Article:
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Honor Award - ANALYSIS AND PLANNING

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Yuxi City
Yunnan Province - People's Republic of China

Phillips Farevaag Smallenberg

Chris Phillips, ASLA
Principal, Phillips Farevaag Smallenberg
2327 Yew Street
Vancouver, British Columbia V6K 3H1
Canada
Tel. 604-736-5168;
Fax 604-736-5167
cphillips@pfs.bc.ca


Description and Purpose of Project

Yuxi is a city in Yunnan province in Southwest China, adjacent to Tibet and Burma. It was founded in 960 AD, but little of its pre-Cultural Revolution heritage remains. The city is situated within a very fertile and highly productive agricultural valley enclosed by a mountain landscape. Relaxation of restricted migration policies throughout the country is causing urbanization at an unprecedented rate. Yuxi is anticipated to double in population over the next twenty years. The central planners of China recently prepared a city plan for Yuxi as a framework for planning decisions. This plan had a traditional land use and transportation planning basis and largely ignored such issues as loss of agricultural lands to urbanization, urban design, and ecological and open space planning. The local government, and particularly the Mayor, were concerned about degradation of the environment and of Yuxi's quality of life. The Mayor envisioned a "garden city" that would act as a model for other cities in China. With this objective in mind, a multi-disciplinary planning team from Canada was assembled to prepare a comprehensive plan and inspire new directions for the city.

The project required weeks of fieldwork, many meetings with officials, and extensive research. The consultant team held town hall workshops with a variety of local people in order to get a better understanding of issues and priorities. This was a unique exercise in the democratic process for these citizens and gave them one of their first opportunities to voice their opinions about the place where they lived.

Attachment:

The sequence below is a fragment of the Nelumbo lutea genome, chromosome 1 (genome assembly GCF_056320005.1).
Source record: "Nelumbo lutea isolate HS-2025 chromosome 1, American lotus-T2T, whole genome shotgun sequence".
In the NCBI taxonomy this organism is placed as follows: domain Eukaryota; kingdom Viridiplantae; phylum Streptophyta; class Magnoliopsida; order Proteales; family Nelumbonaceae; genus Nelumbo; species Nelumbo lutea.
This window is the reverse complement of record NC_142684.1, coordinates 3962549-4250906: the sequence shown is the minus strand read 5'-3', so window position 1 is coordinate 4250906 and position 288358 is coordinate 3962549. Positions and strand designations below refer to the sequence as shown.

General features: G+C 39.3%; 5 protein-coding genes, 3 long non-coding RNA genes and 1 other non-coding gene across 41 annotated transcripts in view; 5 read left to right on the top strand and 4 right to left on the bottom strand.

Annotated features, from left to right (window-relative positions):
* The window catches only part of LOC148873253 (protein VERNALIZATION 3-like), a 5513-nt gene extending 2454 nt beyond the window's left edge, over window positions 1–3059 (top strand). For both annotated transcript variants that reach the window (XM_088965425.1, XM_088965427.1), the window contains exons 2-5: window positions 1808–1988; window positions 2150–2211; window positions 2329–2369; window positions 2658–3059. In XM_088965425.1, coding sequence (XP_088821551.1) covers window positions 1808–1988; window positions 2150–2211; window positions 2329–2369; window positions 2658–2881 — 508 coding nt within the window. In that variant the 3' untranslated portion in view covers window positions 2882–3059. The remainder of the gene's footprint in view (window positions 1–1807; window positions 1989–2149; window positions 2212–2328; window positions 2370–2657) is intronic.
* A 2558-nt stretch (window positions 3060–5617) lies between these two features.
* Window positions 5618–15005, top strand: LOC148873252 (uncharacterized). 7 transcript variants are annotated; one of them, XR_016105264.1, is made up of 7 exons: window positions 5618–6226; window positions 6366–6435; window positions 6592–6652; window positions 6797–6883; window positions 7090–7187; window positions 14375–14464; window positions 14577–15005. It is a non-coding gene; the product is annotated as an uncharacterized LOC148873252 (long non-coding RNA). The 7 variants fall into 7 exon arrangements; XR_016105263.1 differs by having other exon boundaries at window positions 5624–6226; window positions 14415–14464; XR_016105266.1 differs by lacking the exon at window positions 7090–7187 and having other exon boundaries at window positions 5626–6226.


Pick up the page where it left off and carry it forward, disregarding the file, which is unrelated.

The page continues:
Role of the Landscape Architect

The landscape architect was a key sub-consultant to the architect who acted as a prime consultant and participated in the comprehensive urban design and planning process from inception through to completion. The landscape architect was responsible for developing an ecologically based open space system that created a 'new ordering' of the city form and protected and enhanced existing cultural and ecological resources.

 

 

 

Existing inaccessible rivers and irrigation canals were fully daylighted and treated as open space connections and promenades throughout the city, bringing a new system of movement and linkages. The city plan celebrates open spaces and linkages as the heart of the "new image," combining aesthetic, recreation, cultural, and ecological infrastructure goals. The landscape architect was instrumental in establishing this framework for the urban design.

Special Factors

As consultants in a foreign land, the team felt a significant responsibility to be responsive to a different political, economic, ecological and cultural setting. The plan had to balance innovative ideas with the practical realities of this country, including significantly different values and decision-making processes. Key innovations of the new plan included recommending limits to urban sprawl on agricultural lands by reversing land use designations and focusing on the densification of the existing city. A publicly owned green belt system around the city was advocated to control urban sprawl and to protect agricultural and ecological resources through wetland parks, canals, daylighted streams, and pathways. Bicycling and walking was promoted over automobile use. Neighborhoods were defined using open space linkages and given local parks for active and passive recreation and cultural events.

Significance

This project has brought international attention to the Canadian profession of Landscape Architecture and our ability to deal with the many challenges of urbanization and land use change that lie ahead in China with its mass exodus of population from country to city. Landscape architects can demonstrate the importance of ecology, of cultural landscapes, and of open space planning in the design of healthier cities.

The Yuxi plan will be widely circulated in China. It will be influential not only for its scope but for its graphic quality and ease of understanding. It is trend setting for China because it demonstrates the significance of the urban landscape and open space and of ecological foundations as organizing principles to achieve functional and aesthetic cities.


2001 Award Winners
Press Release
 
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